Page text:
Capturing music on the page can be difficult. Get too technical and only rock geeks understand what you write. Get too impressionistic, and you come across as pretentious. This could explain why the musical passages in Stacey D’Erasmo’s new rock ‘n’ roll road novel Wonderland appear uncanny … because they actually succeed.
D’Erasmo is many things—a cultural critic, a novelist, a professor of writing—but she has never been a musician. Yet read to her description of Wonderland’s narrator, Anna Brundage, a fading rock star attempting a risky comeback tour across Europe, as she launches into her set list:
I am there. I blow the song through the back of the rickety concert hall and out into the night, folded, gleaming, fast, faster, unbroken, alive, whirling inside the secret chamber, rose and gold, unstoppable, irresistible, straight into the veins, hair-raising. I take another breath.
I’ve never heard performance described in quite this way. At first glance, the choice of words sounds almost unmusical. But then I consider Anna, and her language seems appropriate, almost inevitable.
Anna is bigger than life. She has a shock of red hair and she shreds her electric guitar. She made me think of Florence Welch of Florence and the Machine, mixed with a little bit of Janis. Onstage, her voice rips from her throat like a fado singer. She recognizes the “importance of the unheard chord, the chord that is never played, the chord that happens after the music ends. … It’s the sound you don’t quite hear, the reverberation coming off the top or the side or the edges of the note. Not a silence but a potential sound, a space exactly the shape of what the sound is about to be. Invisible, inaudible, and yet revelatory, what finishes and composes the sequence retrospectively: you discover that it was all going, in the end, toward the chord that isn’t heard but is only anticipated. Which is to say, the last chord happens in the mind of the listener, as if he is remembering a sound, which in reality he has never heard before. The unheard chord feels like, must feel like, a memory.”
Again, at first glance, the description seems unmusical. But again, consider Anna… after all, she fairly rips her way through Europe, leaving in her wake good gigs, bad gigs, temporary lovers and lots of booze. She earns the right to describe her sound any way she pleases.
D’Erasmo’s book has more going on than just rock ‘n’ roll. For starters, Anna has a lot on her interpersonal plate: a problematic relationship with her artist father, a problematic relationship with her prosaic sister, a laissez-faire attitude toward casual sex (Anna represents something rare in fiction—a female, 40-something, sexually satisfied narrator) and a mysterious affair with a married man named Simon.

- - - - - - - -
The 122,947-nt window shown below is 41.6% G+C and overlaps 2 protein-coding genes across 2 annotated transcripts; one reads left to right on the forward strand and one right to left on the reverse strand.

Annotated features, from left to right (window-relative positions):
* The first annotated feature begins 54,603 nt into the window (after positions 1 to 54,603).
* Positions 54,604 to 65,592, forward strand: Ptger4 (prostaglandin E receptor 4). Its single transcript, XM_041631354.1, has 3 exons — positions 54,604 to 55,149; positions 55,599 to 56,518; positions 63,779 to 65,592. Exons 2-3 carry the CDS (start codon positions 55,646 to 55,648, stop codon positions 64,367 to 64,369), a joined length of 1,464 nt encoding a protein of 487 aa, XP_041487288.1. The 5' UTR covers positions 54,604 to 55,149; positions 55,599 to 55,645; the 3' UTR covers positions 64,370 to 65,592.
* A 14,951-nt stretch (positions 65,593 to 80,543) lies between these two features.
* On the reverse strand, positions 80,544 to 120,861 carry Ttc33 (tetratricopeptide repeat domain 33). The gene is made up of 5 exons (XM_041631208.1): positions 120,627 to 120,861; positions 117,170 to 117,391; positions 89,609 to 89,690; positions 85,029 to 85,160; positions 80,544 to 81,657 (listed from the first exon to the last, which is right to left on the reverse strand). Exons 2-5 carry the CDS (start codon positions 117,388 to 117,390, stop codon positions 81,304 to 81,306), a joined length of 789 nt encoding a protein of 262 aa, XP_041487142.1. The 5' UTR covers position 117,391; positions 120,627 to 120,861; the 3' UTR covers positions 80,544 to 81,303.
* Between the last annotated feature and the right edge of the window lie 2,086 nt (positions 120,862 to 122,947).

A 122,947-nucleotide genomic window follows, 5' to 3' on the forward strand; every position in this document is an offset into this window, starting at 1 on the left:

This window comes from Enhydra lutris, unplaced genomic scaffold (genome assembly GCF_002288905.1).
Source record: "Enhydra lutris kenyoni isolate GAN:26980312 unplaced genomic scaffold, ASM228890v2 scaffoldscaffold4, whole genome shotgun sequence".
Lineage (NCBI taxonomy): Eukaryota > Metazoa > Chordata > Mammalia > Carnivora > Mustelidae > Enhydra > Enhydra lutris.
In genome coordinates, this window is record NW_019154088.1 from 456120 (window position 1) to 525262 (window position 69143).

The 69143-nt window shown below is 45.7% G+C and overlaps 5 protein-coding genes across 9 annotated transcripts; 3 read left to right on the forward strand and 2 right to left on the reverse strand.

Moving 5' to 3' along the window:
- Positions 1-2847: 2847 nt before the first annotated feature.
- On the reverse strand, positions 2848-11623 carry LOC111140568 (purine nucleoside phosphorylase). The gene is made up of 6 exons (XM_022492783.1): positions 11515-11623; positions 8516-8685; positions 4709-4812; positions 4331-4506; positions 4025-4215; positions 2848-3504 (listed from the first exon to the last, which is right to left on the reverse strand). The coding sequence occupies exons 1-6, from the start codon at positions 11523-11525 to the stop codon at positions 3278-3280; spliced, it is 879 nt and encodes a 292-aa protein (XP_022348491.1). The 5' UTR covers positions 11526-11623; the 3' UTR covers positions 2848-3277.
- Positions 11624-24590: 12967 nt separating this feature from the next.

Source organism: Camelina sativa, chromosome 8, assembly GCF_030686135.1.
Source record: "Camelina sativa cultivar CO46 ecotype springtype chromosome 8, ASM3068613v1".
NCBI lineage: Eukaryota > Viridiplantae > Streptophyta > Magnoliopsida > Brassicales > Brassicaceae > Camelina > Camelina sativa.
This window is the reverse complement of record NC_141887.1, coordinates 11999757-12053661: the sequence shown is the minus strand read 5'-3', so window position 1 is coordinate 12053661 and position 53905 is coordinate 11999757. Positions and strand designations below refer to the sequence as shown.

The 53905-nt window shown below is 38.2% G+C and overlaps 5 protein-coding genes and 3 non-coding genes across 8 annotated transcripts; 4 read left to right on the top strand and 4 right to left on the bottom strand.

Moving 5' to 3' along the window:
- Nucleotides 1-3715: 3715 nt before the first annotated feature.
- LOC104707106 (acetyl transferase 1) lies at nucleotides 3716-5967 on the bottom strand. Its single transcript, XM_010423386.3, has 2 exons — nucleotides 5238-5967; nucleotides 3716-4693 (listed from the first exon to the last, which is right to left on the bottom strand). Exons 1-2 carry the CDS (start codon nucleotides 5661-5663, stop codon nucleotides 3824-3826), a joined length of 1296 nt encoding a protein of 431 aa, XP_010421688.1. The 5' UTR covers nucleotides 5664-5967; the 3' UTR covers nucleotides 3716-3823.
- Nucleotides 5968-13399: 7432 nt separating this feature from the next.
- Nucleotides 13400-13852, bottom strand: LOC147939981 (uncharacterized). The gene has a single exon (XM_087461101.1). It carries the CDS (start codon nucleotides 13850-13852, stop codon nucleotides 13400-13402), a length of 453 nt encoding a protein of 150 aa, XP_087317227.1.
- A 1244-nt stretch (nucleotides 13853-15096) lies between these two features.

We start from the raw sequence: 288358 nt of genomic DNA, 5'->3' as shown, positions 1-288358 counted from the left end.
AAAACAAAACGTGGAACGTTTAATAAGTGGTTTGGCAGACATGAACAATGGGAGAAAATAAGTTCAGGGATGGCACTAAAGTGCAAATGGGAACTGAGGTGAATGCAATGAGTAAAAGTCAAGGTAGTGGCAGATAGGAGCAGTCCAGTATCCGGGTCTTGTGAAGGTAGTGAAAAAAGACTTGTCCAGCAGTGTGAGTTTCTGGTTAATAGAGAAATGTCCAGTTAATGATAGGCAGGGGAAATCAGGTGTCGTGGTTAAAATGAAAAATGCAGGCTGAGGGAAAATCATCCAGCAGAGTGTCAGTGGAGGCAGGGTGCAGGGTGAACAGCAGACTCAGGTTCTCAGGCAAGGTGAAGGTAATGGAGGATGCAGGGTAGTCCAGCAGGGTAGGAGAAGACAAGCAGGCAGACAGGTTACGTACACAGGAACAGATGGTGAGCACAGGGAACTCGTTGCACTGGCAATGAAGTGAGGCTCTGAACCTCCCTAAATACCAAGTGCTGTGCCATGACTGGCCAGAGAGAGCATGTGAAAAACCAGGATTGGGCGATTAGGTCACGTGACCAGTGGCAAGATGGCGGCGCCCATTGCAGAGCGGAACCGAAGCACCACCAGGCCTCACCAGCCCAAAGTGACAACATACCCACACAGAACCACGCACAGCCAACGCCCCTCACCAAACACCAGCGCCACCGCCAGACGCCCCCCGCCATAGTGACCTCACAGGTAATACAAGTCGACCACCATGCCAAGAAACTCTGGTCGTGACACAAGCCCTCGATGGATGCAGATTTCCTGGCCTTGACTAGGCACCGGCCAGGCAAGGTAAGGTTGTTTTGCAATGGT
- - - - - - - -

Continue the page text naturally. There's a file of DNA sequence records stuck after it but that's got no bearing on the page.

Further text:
She faces deconstruction and dissonance everywhere. The breakage can be literal, as in the case with her father, an artist primarily famous for ripping apart buildings and a train for art’s sake. We meet Anna’s sister, Lila, a quintessential good girl who chose marriage and motherhood over creativity. (She judges her sister for choosing the path less taken.) And Anna, of course, plays her unheard chords. Wonderland gives us much to chew on, but the supremely skillful narration makes all of it manageable.
D’Erasmo has long been lauded with praise like “she writes perfect sentences” and “her characters have such rich interior lives,” but in Wonderland she finds perhaps a more interesting subject than in her three previous (all very good) novels. She really outdoes herself.
Anna’s voice feels so … lived in, for lack of better words. We wonder if D’Erasmo actually went on a long, terrifying, claustrophobic music tour with her. She feels authentic. Describing the marriage of Anna’s parents, D’Erasmo writes:
…there was my father, with his famous sawed-in-half train, but there also was my mother, who painted on glass. They divorced, of course, by the time I was twenty — glass derails train, it turns out …
This kind of observation, casual, bitter and comedic all at once, enlivens the first two-thirds of Wonderland. You read with highlighter in hand, ready to underline amazing phrase after amazing phrase.
Then, something strange happens in the last section. Anna and her sister, under extenuating circumstances, discover some latter-period artwork of their father’s. It underwhelms them, to say the least. Anna abruptly resolves her affair with Simon. The tour ends. Anna and her sister reach a rapprochement. So much comes crashing down in the last act (deconstructs, if you will) that one might think D’Erasmo makes a grand statement about artistic decline, about stagnation, about middle-aged compromise. One thing doesn’t change—D’Erasmo’s sharp and sharply observed language.
In a late section, Anna ruminates on her affair with a younger lover:
Who doesn’t know the next part of this movie? It ends with bizarre yet inevitable abruptness, I am rueful, he says he’s sorry, but he isn’t, really. He feels clean and free, and I know this, but I don’t say so, because it’s more becoming to be rueful and wise and bite my lip in the last scene, waving a small wave at the station as his train pulls out, flicking my cigarette butt onto the tracks. No regrets, coyote.
A Joni Mitchell reference always makes me giddy. Actually, Wonderland made me think of Mitchell several times. I remember hearing of some rock singer in the ‘70s who allegedly said of Mitchell: “She’s kind of like a guy in that she’ll just have sex with someone and then write a song about him.”
Reading Wonderland made me wish for Anna, this amazing character, many more someones, many more songs.
Gee Henry is a freelance writer in New York. Find him on Twitter at @geehenry.